But a loophole in Government guidance means Prime Minister Boris Johnson, who lives in Downing Street in London, will still be legally allowed to meet with his family.
Support bubbles can be formed if you are an adult who lives on your own, but there a few other limited reasons why one can be made.
One of the reasons is if you have a child aged under one as part of your household.
In theory, this means those with a baby aged one or under living with them can mix with another household of any size, from any tier.
The rule means Boris and his fiancée Carrie Symonds can meet up with people from one other household over Christmas which they have formed a bubble with, as their son Wilfred is seven months old.
And the same rule, which came into force on December 2 and was updated on December 14, applies to 750,000 households across the UK.
The Government has made it clear people should not be travelling or meeting up in tier four unless it is necessary, and travelling out of tier four should be avoided altogether.
Jemima Kelly, writing in the FT, said: ‘Downing Street told us the Prime Minister would remain at Downing Street on Christmas Day, but declined to comment on whether he and Ms Symonds would be joined by members of a support bubble, or indeed whether they had made use of the linked household exemption that applies to them since it came into law on December 2.’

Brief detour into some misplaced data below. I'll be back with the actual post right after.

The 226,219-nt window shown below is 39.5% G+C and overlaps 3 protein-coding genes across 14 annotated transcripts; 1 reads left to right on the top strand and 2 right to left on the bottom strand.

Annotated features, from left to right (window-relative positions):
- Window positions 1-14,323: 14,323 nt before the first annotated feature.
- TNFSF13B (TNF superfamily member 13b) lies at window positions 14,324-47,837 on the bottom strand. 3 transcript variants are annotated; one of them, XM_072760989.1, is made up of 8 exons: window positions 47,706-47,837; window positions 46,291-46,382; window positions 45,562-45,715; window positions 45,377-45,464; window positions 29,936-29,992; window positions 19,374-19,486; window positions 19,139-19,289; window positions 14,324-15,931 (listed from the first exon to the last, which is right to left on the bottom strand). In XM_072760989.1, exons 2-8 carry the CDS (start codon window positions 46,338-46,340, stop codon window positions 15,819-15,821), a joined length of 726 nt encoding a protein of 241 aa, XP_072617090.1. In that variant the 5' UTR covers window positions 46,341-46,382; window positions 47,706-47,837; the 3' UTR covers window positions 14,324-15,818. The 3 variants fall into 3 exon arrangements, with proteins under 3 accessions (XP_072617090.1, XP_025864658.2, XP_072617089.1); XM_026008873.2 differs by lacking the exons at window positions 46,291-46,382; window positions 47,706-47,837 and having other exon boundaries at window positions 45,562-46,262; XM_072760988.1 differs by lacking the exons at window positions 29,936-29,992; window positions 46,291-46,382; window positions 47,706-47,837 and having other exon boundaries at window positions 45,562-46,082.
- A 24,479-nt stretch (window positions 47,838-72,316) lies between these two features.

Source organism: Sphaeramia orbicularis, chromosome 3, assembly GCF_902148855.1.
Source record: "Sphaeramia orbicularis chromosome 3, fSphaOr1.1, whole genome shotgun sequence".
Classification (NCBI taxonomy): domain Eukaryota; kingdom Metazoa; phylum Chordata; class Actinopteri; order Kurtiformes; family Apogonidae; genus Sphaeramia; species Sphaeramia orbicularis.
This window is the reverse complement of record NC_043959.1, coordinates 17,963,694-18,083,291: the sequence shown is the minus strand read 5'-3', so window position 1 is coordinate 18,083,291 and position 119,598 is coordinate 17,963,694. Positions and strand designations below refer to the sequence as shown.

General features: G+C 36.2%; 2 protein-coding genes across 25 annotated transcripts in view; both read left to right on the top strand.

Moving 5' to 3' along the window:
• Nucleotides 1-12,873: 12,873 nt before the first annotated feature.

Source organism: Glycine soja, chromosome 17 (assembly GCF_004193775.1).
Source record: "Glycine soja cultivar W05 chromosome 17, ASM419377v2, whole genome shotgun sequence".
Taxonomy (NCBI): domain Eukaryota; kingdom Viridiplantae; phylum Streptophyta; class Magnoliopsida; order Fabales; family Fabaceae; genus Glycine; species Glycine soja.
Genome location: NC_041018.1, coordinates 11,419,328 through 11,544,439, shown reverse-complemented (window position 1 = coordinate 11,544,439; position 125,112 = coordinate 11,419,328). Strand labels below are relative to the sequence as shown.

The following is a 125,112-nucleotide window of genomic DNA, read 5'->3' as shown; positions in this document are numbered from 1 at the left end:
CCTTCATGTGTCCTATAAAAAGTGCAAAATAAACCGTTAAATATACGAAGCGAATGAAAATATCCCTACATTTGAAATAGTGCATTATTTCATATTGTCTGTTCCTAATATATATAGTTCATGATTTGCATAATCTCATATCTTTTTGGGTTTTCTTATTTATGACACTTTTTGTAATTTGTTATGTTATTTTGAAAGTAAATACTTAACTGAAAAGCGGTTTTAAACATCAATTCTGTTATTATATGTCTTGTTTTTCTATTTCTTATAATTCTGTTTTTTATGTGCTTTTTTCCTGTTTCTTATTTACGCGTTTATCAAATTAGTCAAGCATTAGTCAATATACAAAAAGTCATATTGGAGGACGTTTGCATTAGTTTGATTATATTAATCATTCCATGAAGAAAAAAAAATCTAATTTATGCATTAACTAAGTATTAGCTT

She added Number 10 declined to comment on where Boris and Carrie would be for Christmas, saying such details ‘are not usually disclosed about the prime minister’.
The tier four rules state: ‘You cannot meet other people indoors, including over the Christmas and New Year period, unless you live with them, or they are part of your support bubble.’
The support bubble rules state: ‘You can form a support bubble with another household of any size if… your household includes a child who is under the age of one or was under that age on 2 December 2020.’
The bubble rules also allow you to meet up with one other household if:
* You live by yourself
* You are the only adult in your household who does not need continuous care as a result of a disability
* Your household includes a child with a disability who requires continuous care and is under the age of five
* You are aged 16 or 17 living with others of the same age and without any adults
* You are a single adult living with one or more children who are under the age of 18 – or were under that age as of June 12